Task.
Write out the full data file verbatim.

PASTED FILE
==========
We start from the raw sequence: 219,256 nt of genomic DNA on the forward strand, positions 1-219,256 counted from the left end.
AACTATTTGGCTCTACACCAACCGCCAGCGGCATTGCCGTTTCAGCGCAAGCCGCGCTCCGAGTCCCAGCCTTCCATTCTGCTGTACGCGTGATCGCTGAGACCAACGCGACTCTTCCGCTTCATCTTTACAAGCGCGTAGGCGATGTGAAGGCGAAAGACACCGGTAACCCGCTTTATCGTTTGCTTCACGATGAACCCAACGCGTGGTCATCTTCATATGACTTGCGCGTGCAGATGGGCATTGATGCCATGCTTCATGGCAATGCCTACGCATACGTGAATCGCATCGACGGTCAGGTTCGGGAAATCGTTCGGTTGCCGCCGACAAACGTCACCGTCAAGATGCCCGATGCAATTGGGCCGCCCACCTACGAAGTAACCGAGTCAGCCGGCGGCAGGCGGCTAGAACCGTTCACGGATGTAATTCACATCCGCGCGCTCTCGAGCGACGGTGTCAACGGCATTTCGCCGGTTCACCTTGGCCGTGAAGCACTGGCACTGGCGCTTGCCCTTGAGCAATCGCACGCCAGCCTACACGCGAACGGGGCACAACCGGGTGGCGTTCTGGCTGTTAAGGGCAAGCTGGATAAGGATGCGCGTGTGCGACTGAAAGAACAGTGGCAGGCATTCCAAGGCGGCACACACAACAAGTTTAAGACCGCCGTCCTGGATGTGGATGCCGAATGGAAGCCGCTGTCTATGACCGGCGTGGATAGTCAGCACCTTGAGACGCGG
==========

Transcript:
We start from the raw sequence: 219,256 nt of genomic DNA on the forward strand, positions 1-219,256 counted from the left end.
AACTATTTGGCTCTACACCAACCGCCAGCGGCATTGCCGTTTCAGCGCAAGCCGCGCTCCGAGTCCCAGCCTTCCATTCTGCTGTACGCGTGATCGCTGAGACCAACGCGACTCTTCCGCTTCATCTTTACAAGCGCGTAGGCGATGTGAAGGCGAAAGACACCGGTAACCCGCTTTATCGTTTGCTTCACGATGAACCCAACGCGTGGTCATCTTCATATGACTTGCGCGTGCAGATGGGCATTGATGCCATGCTTCATGGCAATGCCTACGCATACGTGAATCGCATCGACGGTCAGGTTCGGGAAATCGTTCGGTTGCCGCCGACAAACGTCACCGTCAAGATGCCCGATGCAATTGGGCCGCCCACCTACGAAGTAACCGAGTCAGCCGGCGGCAGGCGGCTAGAACCGTTCACGGATGTAATTCACATCCGCGCGCTCTCGAGCGACGGTGTCAACGGCATTTCGCCGGTTCACCTTGGCCGTGAAGCACTGGCACTGGCGCTTGCCCTTGAGCAATCGCACGCCAGCCTACACGCGAACGGGGCACAACCGGGTGGCGTTCTGGCTGTTAAGGGCAAGCTGGATAAGGATGCGCGTGTGCGACTGAAAGAACAGTGGCAGGCATTCCAAGGCGGCACACACAACAAGTTTAAGACCGCCGTCCTGGATGTGGATGCCGAATGGAAGCCGCTGTCTATGACCGGCGTGGATAGTCAGCACCTTGAGACGCGG